Police shot at Dávid Červeň in Myers Park after he threatened to use a firearm. However, police were not able to confirm whether he really had a gun, as one was not found. Police claim Červeň had called them to the park, on Sunday at 19:23. After unarmed officers arrived, he told them he was armed, and so they summoned their armed colleagues. Police claim they tried to reason with the man, but in vain; and they started shooting at 19:45, when he “showed” he wanted to use the gun. He died instantly, the SITA newswire wrote.
One of two witnesses who testified in the case said that police closed in on Červeň, called on him to give up and not to move. The young man did not move, but police started to fire, the Sme daily wrote.
Chief of the Auckland police, Richard Chambers, defended the police action, stating that they did everything they could considering the information they had. They shot repeatedly, but it is not known how many times. Part of the investigation will also be video footage from CCTV cameras that recorded the entire incident.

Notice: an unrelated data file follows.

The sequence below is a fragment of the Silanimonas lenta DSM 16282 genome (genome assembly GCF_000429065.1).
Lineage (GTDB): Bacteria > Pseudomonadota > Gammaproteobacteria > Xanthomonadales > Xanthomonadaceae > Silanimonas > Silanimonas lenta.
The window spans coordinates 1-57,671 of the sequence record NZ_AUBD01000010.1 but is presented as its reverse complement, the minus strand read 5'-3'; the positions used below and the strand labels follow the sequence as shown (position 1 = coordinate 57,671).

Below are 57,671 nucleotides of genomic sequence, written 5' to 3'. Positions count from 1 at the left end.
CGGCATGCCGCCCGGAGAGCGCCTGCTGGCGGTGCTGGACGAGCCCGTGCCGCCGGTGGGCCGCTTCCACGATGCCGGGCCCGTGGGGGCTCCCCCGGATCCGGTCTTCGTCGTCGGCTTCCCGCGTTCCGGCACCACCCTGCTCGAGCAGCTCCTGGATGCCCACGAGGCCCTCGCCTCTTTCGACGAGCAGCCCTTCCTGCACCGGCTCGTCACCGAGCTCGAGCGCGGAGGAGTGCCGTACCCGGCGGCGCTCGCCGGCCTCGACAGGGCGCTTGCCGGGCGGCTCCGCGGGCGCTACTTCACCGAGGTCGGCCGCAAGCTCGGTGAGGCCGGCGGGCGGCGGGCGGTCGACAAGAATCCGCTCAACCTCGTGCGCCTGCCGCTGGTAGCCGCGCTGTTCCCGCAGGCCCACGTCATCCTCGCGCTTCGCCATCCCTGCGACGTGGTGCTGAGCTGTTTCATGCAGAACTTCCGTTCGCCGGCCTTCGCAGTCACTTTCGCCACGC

Červeň arrived to New Zealand on March 20 and had a 12-month visa for a working holiday. His family was informed in assistance of Interpol, Slovak honorary consul Peter Kiely told SITA, adding that he does not know where the man worked or lived, but he was in New Zealand as one of the 100 young people taking part in the popular working holidays programme.
On August 2, local police published his photo as a wanted person, in connection with three armed robberies in spirits shops, while evidence from one of them proved him guilty. However, no firearm was used in the robberies, according to police; instead, he seems to have used a knife.
The Stuff.co.nz. website writes that the Slovak came from Dolný Kubín and had friends in New Zealand, as well as a girlfriend. The information stems form his friend who wanted to stay anonymous and who described him as a friendly, decent, shy person. The only explanation he can figure out is Červeň was suffering from depression, Sme wrote. He underwent knee surgery and could not train kickboxing – which was his source of income. Twice, Červeň placed third at the World Championship of juniors in Beograd, and was European Champion in amateur competitions in Hungary, Switzerland, Ukraine and Poland, according to Sme.
3. Aug 2015 at 13:38 | Compiled by Spectator staff